Driving through seventeen European countries in 24 hours. It seems impossible, but Anil Kumar (30) from The Hague will attempt to set the world record for road tripping on October 18. Without a sleep break, but with a supply of Red Bulls in his car. With the campaign he draws attention to human trafficking.
A day without sleep, driving on the roads of Europe. The aim of the organization Project Pashmina with the road trip is to bring human trafficking to the attention of young people. It is a subject that touches organizer and creator Anil Kumar personally. “It’s something that runs in my family. A puzzle that I am still looking for myself.”
But how do you go from a fight against human trafficking to a journey through all those countries? That link was easily made. At Project Pashmina, the road trips symbolize the stories of victims, who are traded along routes all over the world. A literal road trip. “Trade routes, human trade. Yes, that link was quickly established. And there is a broader concept behind it. We convert life stories into routes. Next year we will try to recruit three teams of young people who will follow the path of a victim of human trafficking for a week. In this way they get deeper and deeper into the life of such a person.”
The record is secondary. It’s about the conversations along the way and that we reach people
The tour starts on Sunday 17 October on the European Day Against Human Trafficking at 11 p.m. in Eijsden, South Limburg. The final goal 24 hours later is Romania. In between, Kumar drives through Germany, France, Austria and Hungary. Along the way, Kumar speaks with influencers and experts via live sessions on Instagram. Like professional football player Eljero Elia. “The record is secondary. It’s about the conversations along the way and that we reach people.”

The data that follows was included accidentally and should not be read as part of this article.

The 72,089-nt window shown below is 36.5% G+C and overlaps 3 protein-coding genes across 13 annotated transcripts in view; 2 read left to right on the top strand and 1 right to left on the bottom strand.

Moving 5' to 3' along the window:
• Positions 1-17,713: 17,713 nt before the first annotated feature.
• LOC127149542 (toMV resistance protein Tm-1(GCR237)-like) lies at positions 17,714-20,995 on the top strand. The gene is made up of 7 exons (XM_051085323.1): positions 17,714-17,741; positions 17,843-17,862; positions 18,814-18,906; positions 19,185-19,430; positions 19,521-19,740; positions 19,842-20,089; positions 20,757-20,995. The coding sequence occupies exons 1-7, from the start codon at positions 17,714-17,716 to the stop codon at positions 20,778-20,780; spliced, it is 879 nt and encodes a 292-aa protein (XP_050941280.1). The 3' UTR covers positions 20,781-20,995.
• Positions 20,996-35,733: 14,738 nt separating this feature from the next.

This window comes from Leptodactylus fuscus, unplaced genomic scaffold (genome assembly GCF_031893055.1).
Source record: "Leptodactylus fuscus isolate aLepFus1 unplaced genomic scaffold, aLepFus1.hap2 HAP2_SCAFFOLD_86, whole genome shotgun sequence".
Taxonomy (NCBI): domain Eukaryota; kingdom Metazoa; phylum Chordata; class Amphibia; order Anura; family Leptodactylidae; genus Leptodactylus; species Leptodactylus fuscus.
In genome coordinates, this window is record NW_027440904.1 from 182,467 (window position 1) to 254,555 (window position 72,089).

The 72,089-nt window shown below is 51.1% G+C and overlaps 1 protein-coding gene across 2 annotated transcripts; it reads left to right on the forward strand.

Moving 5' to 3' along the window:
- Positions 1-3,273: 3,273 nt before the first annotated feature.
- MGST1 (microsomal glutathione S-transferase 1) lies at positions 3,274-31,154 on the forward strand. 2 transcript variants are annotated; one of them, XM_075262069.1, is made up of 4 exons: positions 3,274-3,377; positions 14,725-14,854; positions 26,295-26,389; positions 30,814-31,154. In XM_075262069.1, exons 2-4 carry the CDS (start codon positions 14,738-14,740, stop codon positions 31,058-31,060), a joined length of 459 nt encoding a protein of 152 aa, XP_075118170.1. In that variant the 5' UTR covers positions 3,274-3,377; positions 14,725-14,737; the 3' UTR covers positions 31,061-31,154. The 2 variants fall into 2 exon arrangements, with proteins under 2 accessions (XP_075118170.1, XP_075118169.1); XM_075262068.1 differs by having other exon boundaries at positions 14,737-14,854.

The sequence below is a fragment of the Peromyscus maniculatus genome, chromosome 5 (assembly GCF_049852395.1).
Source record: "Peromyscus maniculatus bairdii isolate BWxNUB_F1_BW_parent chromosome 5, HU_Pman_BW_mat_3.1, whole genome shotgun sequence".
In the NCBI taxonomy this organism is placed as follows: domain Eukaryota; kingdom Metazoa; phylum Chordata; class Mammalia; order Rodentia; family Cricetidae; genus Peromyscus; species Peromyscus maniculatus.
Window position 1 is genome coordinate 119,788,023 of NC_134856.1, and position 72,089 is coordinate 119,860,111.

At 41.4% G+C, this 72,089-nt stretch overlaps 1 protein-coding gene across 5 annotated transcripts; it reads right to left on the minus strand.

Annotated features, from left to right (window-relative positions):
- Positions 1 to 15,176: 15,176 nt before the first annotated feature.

The thirty-year-old has been politically active in The Hague for a number of years. Since then I have been committed to the fight against human trafficking. It is such a great injustice that we know relatively little about. The known numbers are the tip of the iceberg. And you notice it doesn’t really land within our generation. It is not clear to many people the extent of this injustice. And that is what we want to achieve with this action: show the stories behind the survivors with the road trip. And bring the numbers closer through Instagram.”
By the way, if you think about the amount of emissions that are released during the journey through Europe: they are compensated. “We have calculated the amount. This was converted into a donation of trees and greenery via a website.” The trip is therefore sustainable.
First survive the 24 hours behind the wheel. Kumar is an experienced rider. He has been driving for many hours in a row before and can wake up on any Saturday morning and decide to drive to Switzerland. Still, 24 hours on the road is also his first time on the road. “The most important thing is that I go well rested. I will also pray a lot. And I have a cameraman sitting next to me as a co-driver. I hope he keeps me on track with good stories. From deeply philosophical to hopelessly trivial.” A visit to a supermarket is also planned. “I’ll bring some Red Bulls.”
Kumar thinks the eighteenth hour will be the hardest. “Then your body thinks it’s bedtime and I still have about six hours to go from Hungary to Romania.” He keeps it accountable. So falling asleep at the wheel is not going to happen. “If I get too tired, I stop. Or do I say to the co-driver: ‘It’s all nice and nice, but you drive’. It’s about our purpose. Of course I hope it will work. But one traffic jam and then it can be over.”
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Anil races non-stop through 17 countries in the fight against human trafficking: ‘I’ll take some Red Bulls with me’ | Car
Source link Anil races non-stop through 17 countries in the fight against human trafficking: ‘I’ll take some Red Bulls with me’ | Car